This week we have a wide variety of saints, ranging from couple of Doctors of the Church, a modern Saint and a Russian Orthodox Saint.
Peter Chrysologus (c. 380 – c. 450)
Peter was a deacon from Imola and according to legend Pope Sixtus III had a vision of Peter and when Peter arrived in Rome with a group from Ravenna and was ordained Bishop of Ravenna. He is perhaps best known for his homilies, and he explained the Apostles’ Creed, the mystery of the Incarnation, and other topics in simple and clear language. This is where the name Chrysologus come from as it means “golden-worded.” We have 176 homilies that have been collected and saved. For this he was named a Doctor of the Church. If you are looking for something faith based to read this is a suggestion.
Alphonsus Maria de’ Liguori, C.Ss.R. (27 September 1696 – 1 August 1787)
Alphonsus is the other Doctor of the Church. At the age of 27 after being a successful lawyer he decided that there was something missing in his life and found it in the priesthood. After Liguori was ordained he founded Evening Chapels which attracted many young people who were alienated by the faith. He would eventually go on to found the Redemptionists Order as well. Liguori wrote a lot and it is said that he is one of the most widely read Catholic Authors. The books focused on spirituality and theology. Of his works The Glories of Mary and The Way of the Cross are the best known as many parishes continue to use his Way of the Cross during Lent.
Simplicius, Faustinus and Beatrix (d. 302 or 303)
These siblings according to legend are quite remarkable. Brothers Simplicius and Faistinus were tortured because of their faith, they were beaten with clubs and beheaded. Their bodies were tossed into the Tiber or as another one puts it they were drowned in the Tiber with rocks tied to their feet. Either way into the story comes their sister Beatrix who has the bodies taken from the water and properly buried. Then for the next seven months or so Beatrix would work with the women she shared a house with Lucina to help other persecuted Christians. Eventually Beatrix was name a Christian and she herself was put into jail where she was strangled, and her friend Lucina would bury Beatrix near her brothers. Now the fun part of the story begins. The person who accused Beatrix went to a party and was mocking the folly of the martyrs when a child said, “You have committed murder and have taken unjust possession of land. You are a slave of the devil.” The Devil then took possession of him and tortured him three hours. From this event the accuser getting a comeuppance was enough for many of the individuals at the event that they converted to Christanity.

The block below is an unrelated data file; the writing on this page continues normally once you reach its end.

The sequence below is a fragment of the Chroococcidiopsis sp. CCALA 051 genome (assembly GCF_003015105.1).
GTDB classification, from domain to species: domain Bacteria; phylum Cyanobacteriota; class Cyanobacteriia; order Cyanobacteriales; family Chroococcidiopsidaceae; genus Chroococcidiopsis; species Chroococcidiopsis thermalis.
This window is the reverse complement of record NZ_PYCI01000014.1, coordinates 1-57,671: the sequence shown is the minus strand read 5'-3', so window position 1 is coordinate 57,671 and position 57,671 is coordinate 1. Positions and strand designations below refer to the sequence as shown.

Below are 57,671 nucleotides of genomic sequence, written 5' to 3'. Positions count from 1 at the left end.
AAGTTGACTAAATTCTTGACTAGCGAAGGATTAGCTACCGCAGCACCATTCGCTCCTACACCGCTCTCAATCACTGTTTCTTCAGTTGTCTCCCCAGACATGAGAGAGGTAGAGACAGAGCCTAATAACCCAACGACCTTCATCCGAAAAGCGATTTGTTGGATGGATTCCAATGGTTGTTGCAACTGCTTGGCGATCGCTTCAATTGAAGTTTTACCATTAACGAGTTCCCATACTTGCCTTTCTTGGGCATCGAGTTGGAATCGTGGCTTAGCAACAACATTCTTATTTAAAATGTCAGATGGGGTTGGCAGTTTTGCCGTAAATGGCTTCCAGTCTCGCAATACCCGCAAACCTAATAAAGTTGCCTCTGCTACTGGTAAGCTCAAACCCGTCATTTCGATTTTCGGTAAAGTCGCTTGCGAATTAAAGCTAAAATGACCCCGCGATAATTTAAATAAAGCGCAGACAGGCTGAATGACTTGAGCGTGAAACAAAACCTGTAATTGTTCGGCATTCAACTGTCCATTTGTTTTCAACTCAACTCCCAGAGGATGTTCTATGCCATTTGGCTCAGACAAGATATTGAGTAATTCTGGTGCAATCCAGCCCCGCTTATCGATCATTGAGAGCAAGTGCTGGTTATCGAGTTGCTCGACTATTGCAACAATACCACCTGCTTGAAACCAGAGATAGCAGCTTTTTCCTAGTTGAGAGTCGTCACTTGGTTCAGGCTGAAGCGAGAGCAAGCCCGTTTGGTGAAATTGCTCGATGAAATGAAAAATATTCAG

Basil the Blessed (known also as Basil, fool for Christ; Basil, Wonderworker of Moscow; or Blessed Basil of Moscow, fool for Christ (December 1469-2 August 1552 or 1557)
Basil popped out to me as he is known as a fool for Christ. Not much is really known about Basil as he was a shoemaker who gave up everything, adopted an eccentric lifestyle and give to the poor to shame the miserly and help those in need. He often went around naked and weighed down with chains. He even admonished Ivan the Terrible for not paying attention in church, and for Ivan’s violent behavior towards the innocent. At his Funeral Ivan would be a pall bearer for Basil. St. Basil’s Cathedral is named after him. The Holy Fool is a form of Eastern Orthodox asceticism as he acts intentionally foolish in the eyes of men. The tradition of Holy Fools is something that would be wonderful if it happened in the Catholic tradition as the has really been only Saint Francis, who has been a fool for Christ.
Alphonsa Muttathupadathu, F.C.C (19 August 1910 to 28 July 1946
Alphonsa or Anna Muttathupadathu is an interesting Saint as she is the first Female Indian Saint and the first canonized saint in the Syro-Malabar Catholic Church, which is the Church set up by St Thomas in India and it one of the Eastern Catholic Churches. Anna had a rough childhood with her mother dying when she was little and as soon as it was possible she went and joined the Franciscan Clarist Congregation. When she received her postulant’s veil she took the name Alphonsa after the Saint Alphonsus Liguori, who’s feast fell on that day. During her years on the way to becoming a nun she suffered lots she was sick for throughout much of her time. At her canonization Pope Benedict XVI noted that her life was “extreme physical and spiritual suffering.” Benedict continued saying that “[She] was convinced that her cross was the very means of reaching the heavenly banquet prepared for her by the Father.” “By accepting the invitation to the wedding feast, and by adorning herself with the garment of God’s grace through prayer and penance, she conformed her life to Christ’s and now delights in the ‘rich fare and choice wines’ of the heavenly kingdom.” I hope that we can be inspired by Alphonsa to see joy in suffering.